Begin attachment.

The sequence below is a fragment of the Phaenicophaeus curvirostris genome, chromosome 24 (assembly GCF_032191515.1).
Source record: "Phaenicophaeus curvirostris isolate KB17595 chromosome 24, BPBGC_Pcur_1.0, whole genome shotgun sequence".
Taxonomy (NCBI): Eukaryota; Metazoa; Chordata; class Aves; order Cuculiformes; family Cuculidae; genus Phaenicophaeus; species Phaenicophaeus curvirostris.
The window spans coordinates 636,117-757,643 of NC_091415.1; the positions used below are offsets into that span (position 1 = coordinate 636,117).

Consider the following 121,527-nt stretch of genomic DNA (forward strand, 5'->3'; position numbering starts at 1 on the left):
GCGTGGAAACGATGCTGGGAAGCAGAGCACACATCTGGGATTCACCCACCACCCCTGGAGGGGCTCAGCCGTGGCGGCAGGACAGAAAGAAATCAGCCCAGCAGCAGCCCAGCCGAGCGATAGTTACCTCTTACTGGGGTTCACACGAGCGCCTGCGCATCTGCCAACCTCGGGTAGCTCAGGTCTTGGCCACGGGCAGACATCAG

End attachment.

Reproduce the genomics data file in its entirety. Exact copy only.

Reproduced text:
The sequence below is a fragment of the Phaenicophaeus curvirostris genome, chromosome 24 (assembly GCF_032191515.1).
Source record: "Phaenicophaeus curvirostris isolate KB17595 chromosome 24, BPBGC_Pcur_1.0, whole genome shotgun sequence".
Taxonomy (NCBI): Eukaryota; Metazoa; Chordata; class Aves; order Cuculiformes; family Cuculidae; genus Phaenicophaeus; species Phaenicophaeus curvirostris.
The window spans coordinates 636,117-757,643 of NC_091415.1; the positions used below are offsets into that span (position 1 = coordinate 636,117).

Consider the following 121,527-nt stretch of genomic DNA (forward strand, 5'->3'; position numbering starts at 1 on the left):
GCGTGGAAACGATGCTGGGAAGCAGAGCACACATCTGGGATTCACCCACCACCCCTGGAGGGGCTCAGCCGTGGCGGCAGGACAGAAAGAAATCAGCCCAGCAGCAGCCCAGCCGAGCGATAGTTACCTCTTACTGGGGTTCACACGAGCGCCTGCGCATCTGCCAACCTCGGGTAGCTCAGGTCTTGGCCACGGGCAGACATCAG